CEBU CITY -- Police chiefs in four Metro Cebu cities said they observed fewer crimes in their communities since the gun ban took effect last January 10.

Preliminary official reports showed fewer crimes in Talisay since January and in Mandaue since February.

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Cebu City Police Chief Patrocenio Comendador believes the gun ban has helped in their campaign against crime.

Beginning October last year, when they first launched the National Firearms Control Program, they saw many arrests of armed persons during checkpoints.

These days, he said these arrests of armed persons at checkpoints are rare.

“Maayo if naa’y usa sa usa ka semana (We’re lucky if we can arrest one each week),” Comendador said.

Acting Lapu-Lapu City Police Director Mariano Natuel said their checkpoints since the gun ban took effect reduced crime, but couldn’t give any data since the homicide and theft sections are still preparing their quarterly reports.

Since the implementation of the gun ban, 79 firearms have been confiscated as of February while 83 persons have been arrested in Central Visayas.

For January and February, 264 crimes were committed with the use of firearms.

Of the 264 incidents, 111 happened in Cebu Province, 59 in Cebu City, 38 in Bohol, 25 in Negros Oriental, 16 in Lapu-Lapu City, 13 in Mandaue City, and two in Siquijor.

Comparative figures for the first quarter were not yet available.

If there is an increase in the crime volume this year despite the implementation of a gun ban during the election period, police are crediting it to a change in their crime accounting system.

Regional Intelligence Division Chief Melvin Ramon Buenafe said they cannot compare the number of crimes recorded last year with this year because of the new system.

This year, the Philippine National Police has opted to include crimes reported directly to the barangays or directly filed before the prosecutor’s office.

These crimes are not reported to the police station.

Buenafe said this change was implemented to get a more accurate picture of the crime situation.

“Because we are now stricter with our crime reporting, it is expected that crimes will be higher this year,” Comendador said.

Comendador believes those who own firearms are more careful, as they know they face an additional year’s imprisonment if they are caught bringing firearms during the election period.

“It is only these young gang members who do not understand the implications,” Comendador said.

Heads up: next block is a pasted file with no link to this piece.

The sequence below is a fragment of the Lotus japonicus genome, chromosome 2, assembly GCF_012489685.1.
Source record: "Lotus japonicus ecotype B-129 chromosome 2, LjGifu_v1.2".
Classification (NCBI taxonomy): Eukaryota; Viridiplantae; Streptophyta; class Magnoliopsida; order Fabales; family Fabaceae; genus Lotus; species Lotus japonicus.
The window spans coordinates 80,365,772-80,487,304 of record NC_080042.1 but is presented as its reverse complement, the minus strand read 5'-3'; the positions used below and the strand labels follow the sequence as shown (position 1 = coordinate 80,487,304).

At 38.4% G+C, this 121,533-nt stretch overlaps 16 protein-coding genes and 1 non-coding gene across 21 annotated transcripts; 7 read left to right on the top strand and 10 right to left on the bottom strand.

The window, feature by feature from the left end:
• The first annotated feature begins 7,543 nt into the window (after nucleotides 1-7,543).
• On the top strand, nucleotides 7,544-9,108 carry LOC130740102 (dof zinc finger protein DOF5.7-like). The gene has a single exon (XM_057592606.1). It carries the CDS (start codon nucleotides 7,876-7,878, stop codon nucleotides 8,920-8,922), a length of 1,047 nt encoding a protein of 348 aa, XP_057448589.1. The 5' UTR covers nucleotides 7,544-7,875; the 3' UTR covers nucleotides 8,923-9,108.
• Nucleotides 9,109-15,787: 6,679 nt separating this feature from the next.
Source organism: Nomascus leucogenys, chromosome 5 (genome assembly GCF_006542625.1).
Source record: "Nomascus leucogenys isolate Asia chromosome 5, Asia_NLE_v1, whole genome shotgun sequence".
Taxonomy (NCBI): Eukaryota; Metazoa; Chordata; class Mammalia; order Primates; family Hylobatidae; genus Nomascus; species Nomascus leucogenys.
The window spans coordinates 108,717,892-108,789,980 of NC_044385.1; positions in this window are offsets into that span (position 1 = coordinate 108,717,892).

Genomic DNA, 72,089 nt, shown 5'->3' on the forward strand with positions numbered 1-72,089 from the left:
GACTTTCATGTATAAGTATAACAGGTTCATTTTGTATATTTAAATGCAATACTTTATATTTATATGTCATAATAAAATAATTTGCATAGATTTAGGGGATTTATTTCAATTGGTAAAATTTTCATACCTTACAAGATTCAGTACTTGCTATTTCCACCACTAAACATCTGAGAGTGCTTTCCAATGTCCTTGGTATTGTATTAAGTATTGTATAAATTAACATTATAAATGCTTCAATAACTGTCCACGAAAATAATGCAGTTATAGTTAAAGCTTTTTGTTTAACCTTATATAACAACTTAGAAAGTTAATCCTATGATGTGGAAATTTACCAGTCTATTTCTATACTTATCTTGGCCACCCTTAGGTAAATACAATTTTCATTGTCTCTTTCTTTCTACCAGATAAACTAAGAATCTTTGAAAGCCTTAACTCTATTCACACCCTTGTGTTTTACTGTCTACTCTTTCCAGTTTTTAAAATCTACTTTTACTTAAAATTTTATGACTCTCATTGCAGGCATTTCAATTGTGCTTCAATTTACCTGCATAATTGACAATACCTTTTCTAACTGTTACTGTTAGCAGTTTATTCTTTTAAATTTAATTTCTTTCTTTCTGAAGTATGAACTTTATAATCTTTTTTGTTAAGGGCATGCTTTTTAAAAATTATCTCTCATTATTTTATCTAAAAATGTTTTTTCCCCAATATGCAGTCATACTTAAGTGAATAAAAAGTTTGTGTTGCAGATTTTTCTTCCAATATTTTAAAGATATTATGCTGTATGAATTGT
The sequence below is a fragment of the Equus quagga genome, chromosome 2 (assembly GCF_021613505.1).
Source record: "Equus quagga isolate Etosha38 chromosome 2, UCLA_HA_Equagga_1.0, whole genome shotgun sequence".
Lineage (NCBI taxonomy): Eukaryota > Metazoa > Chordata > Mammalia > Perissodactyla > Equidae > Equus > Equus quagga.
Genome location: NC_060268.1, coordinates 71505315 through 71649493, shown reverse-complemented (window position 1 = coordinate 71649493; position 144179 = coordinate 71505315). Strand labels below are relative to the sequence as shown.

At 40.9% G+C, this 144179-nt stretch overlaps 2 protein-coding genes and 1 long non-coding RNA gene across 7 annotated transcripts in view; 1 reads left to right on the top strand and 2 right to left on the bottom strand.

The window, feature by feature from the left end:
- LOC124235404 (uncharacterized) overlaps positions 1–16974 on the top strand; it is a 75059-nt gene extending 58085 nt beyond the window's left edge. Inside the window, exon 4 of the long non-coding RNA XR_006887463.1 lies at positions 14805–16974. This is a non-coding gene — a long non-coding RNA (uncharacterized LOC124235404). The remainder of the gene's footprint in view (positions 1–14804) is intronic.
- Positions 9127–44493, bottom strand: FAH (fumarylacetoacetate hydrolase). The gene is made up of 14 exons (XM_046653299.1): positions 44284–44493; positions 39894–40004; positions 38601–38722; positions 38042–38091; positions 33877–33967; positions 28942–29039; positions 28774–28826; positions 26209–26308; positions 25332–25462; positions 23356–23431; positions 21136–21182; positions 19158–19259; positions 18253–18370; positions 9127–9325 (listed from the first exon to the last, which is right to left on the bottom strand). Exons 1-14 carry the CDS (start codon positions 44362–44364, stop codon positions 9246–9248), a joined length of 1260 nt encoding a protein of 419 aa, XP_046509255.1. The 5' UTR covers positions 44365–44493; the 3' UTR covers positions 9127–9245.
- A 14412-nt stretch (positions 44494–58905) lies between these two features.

But Buenafe believes crimes in Central Visayas were reduced this year and that “there is no deterioration of peace and order” in the region.


In Mandaue, the police credited regular checkpoints during the election period for a drop in homicide, murder, theft, and robbery cases in February, compared to the same month last year.

Acting City Police Director Noel Gillamac is studying the “redeployment of troops” to put more beat and mobile patrols in crime-prone areas during the hours when most crimes are committed.

In February, 14 physical injury complaints reached the Mandaue police, compared to 50 in the same month last year. Theft dropped to 49 (from 105) and robbery dropped as well to 23 (from 44).

In January, the Mandaue City police’s records painted a grimmer picture.

Physical injury incidents increased from five in 2009 to 20 in January 2010.

Robbery also showed a marked increase, from four last year to 20 incidents in January this year. From seven thefts in January 2009, the number went up to 22 this year.


Talisay City Police Chief Henry Biñas said the gun ban greatly reduced the city’s crime volume from 53 in 2009 to only 35 for the first two months this year.

Physical injury was the most common complaint, followed by theft and robbery. But exact figures were not available as of Sunday.

At least two persons were arrested for violating the Commission on Elections gun ban.

“The implementation of the gun ban is really a strong deterrent to crimes and election-related violence because we have to intensify our random checkpoints,” Biñas said.


In Lapu-Lapu, Natuel said the police are doing their best to curb criminality, despite a lack of manpower.

“Dili man nato ni madali. Dako na kaayo ang population sa Lapu-Lapu pero kami kulang gihapon sa tawo, (We cannot do this overnight. The population is so large and we still lack police personnel) but I can produce figures later,” he said. (MEA/With OCP, GC, AIV/Sun.Star Cebu)